• I REALLY need to pull my finger out and get to Warlord of the Air and Warhound and the World’s Pain
  • There is a nice spread of other stuff going on with ventures into Moorcock-related discussions around music, comics and RPGs
  • Approximately 20% of our output to date covers other authors entirely thanks to Halloween and Birthday Specials as well as other examinations (hashtag FUCKINGDANNUS).

Another area we are yet to explore in any detail, but touched upon in our conversation with Andrew Nette in our Dangerous Visions and New Worlds episode, is the contents of New Worlds anthologies and books championed by Moorcock in his editing days. In terms of the latter I’m definitely thinking of Norman Spinrad’s Bug Jack Barron but there are many others.

We also still owe a couple of you Nine Princes in Amber. Natasha bought  a copy in preparation. She’s moved down south damn her eyes, but we are determined to get a virtual date in ASAP.

On the more immediate itinerary though, we have:

  • A follow-up to our Halloween episode on The Fog looking at the progression of James Herbert (via the lens of The Dark) in concert with other musings on the ‘Uncosy Catastrophes’ of Herbert and other British authors of the time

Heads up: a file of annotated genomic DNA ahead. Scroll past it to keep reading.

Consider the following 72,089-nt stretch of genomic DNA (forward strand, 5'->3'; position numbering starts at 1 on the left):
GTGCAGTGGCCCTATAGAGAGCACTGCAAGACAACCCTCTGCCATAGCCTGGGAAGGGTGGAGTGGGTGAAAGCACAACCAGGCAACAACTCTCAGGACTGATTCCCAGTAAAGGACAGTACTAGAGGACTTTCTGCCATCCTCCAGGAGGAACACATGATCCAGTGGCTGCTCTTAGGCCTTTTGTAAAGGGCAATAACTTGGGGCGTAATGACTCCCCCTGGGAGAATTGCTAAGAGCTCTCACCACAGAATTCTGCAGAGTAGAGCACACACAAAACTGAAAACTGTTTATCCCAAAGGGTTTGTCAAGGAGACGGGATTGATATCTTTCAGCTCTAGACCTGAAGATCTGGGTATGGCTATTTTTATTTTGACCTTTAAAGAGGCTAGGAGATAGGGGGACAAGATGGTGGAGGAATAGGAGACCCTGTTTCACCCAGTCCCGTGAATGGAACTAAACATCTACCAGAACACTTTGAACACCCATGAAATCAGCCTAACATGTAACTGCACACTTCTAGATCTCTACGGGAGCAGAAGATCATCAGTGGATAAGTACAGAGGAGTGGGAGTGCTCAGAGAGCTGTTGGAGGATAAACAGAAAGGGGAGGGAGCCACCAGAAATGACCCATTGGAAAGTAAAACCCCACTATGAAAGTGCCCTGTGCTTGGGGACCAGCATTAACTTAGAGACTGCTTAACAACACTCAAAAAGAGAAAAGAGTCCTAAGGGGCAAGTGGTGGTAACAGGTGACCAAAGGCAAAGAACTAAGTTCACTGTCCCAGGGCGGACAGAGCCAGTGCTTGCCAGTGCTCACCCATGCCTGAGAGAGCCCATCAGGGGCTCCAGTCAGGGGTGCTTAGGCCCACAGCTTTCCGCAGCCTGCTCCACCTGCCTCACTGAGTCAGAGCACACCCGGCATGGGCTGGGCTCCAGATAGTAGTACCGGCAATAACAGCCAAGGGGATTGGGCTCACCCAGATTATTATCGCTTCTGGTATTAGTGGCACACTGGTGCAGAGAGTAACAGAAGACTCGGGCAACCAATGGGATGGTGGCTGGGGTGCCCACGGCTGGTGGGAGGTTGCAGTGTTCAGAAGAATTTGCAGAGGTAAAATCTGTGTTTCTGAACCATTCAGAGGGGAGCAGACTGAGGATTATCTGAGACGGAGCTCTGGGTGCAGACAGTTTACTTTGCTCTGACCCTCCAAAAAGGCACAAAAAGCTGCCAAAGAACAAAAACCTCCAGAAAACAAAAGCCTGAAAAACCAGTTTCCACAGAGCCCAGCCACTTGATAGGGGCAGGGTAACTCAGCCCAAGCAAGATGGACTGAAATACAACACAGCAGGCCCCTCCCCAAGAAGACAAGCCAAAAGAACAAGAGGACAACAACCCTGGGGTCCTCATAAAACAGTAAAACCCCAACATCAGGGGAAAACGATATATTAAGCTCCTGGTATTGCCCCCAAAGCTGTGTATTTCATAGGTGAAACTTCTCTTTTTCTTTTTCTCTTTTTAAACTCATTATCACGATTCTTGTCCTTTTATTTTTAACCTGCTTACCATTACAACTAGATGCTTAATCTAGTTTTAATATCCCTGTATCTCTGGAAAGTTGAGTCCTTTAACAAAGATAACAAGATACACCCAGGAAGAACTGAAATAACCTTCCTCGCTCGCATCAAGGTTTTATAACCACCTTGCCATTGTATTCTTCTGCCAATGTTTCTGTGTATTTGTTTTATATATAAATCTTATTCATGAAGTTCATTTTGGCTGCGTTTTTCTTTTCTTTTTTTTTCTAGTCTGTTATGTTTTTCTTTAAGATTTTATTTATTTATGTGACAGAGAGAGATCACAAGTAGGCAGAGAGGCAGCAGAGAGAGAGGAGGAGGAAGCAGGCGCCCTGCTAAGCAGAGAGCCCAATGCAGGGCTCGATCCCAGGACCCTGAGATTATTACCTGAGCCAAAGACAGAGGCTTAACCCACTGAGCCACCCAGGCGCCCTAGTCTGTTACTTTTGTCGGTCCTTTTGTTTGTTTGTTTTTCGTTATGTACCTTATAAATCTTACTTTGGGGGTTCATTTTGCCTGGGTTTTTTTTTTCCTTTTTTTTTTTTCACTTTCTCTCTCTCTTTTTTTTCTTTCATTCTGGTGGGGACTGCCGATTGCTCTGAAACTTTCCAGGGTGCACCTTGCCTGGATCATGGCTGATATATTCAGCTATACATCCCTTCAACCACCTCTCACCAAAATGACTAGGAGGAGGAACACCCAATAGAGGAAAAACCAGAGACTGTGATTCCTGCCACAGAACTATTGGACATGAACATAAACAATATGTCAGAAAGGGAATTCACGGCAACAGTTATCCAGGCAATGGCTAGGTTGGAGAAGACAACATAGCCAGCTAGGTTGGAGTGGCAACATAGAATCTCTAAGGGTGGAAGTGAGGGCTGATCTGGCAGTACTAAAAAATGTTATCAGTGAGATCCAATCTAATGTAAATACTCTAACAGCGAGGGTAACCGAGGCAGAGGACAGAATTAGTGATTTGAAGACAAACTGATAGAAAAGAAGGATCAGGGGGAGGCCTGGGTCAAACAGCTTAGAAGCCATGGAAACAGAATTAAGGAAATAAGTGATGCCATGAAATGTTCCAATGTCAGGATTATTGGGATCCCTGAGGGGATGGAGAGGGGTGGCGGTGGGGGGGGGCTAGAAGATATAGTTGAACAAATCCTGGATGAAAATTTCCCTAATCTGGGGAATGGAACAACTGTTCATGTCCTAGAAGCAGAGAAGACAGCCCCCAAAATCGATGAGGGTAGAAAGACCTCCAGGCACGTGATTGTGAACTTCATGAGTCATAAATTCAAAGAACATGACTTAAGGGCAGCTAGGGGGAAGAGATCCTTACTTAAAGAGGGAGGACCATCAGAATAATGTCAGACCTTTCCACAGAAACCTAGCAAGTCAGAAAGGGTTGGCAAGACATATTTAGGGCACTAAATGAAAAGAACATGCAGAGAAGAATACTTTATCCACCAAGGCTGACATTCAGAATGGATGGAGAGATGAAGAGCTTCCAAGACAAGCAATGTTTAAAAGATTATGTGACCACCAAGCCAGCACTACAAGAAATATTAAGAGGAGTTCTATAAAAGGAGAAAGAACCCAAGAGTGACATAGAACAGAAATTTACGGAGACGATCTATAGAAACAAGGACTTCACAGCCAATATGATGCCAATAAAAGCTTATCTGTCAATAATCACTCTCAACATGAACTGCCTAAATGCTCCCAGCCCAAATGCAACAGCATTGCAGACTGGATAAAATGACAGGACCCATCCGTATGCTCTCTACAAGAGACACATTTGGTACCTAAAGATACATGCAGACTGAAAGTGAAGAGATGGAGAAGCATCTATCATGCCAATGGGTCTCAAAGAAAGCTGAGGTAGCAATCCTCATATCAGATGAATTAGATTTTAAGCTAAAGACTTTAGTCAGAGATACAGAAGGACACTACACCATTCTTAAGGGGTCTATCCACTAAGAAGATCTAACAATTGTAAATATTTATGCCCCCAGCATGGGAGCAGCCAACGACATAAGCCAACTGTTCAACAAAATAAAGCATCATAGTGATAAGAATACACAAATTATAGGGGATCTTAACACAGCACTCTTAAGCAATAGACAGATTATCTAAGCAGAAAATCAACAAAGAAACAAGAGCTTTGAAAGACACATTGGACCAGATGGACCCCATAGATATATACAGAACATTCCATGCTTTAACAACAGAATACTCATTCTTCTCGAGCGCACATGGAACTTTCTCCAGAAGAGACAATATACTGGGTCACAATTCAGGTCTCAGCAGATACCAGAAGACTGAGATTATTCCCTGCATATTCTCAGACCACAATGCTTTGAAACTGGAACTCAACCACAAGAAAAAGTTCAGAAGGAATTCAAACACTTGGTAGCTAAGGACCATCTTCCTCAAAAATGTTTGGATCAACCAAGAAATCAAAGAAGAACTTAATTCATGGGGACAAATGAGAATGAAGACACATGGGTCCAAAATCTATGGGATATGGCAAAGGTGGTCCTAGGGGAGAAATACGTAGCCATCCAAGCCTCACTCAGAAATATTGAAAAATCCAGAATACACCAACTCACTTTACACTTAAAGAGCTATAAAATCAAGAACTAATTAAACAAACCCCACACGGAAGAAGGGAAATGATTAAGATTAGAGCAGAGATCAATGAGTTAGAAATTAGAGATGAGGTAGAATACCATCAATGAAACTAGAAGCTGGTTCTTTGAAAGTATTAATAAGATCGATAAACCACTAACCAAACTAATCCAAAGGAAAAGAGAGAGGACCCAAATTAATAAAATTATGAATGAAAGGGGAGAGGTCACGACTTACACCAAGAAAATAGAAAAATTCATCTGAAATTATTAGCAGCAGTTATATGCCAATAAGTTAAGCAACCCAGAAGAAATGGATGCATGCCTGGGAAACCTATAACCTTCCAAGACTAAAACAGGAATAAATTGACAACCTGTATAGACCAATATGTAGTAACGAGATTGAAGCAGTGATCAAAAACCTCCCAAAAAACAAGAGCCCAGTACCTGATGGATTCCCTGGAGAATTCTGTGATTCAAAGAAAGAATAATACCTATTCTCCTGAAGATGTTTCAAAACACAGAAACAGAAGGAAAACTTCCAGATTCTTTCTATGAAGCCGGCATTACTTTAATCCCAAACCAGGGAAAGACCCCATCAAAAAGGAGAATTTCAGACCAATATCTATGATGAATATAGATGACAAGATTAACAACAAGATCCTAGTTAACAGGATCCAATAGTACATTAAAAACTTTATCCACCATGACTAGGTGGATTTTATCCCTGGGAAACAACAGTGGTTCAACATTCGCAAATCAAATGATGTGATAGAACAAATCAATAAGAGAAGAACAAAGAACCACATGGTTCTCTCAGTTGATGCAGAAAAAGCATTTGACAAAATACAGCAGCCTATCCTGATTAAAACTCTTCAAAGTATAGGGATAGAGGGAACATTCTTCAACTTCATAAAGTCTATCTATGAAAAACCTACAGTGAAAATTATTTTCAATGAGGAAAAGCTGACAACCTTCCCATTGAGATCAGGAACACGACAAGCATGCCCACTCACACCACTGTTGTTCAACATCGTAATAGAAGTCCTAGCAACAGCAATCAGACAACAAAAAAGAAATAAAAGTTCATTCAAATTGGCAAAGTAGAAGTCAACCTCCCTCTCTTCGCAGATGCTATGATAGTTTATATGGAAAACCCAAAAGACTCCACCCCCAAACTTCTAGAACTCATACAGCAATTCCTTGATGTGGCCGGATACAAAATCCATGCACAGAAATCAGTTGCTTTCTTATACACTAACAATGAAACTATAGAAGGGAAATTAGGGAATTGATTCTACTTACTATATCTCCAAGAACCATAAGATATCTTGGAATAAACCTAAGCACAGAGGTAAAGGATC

• Fortress of the Pearl Book Two with Loz
  • A first look at the history of legendary publishers of genre fiction New English Library, starting with some gritty bikersploitation, with Andrew Nette
  • The War of the Worlds with Allister Thompson
  • The Sword of the Dawn Book One with Dave (AKA SÖNUS)
  • The Final Programme Phase Four (The Last Days of Man on Earth) with Hussein

So that would appear to be enough to be going on with. There may also be a Part VI to the RPG musings at some point in the first half of the year but more on that later.

I’ll also be beavering away on vol III of the Journal with the intention of getting that out in the Spring.

But for now, take it easy pards! Ease yourself into this new year and I’ll see you out there… on the moonbeam roads.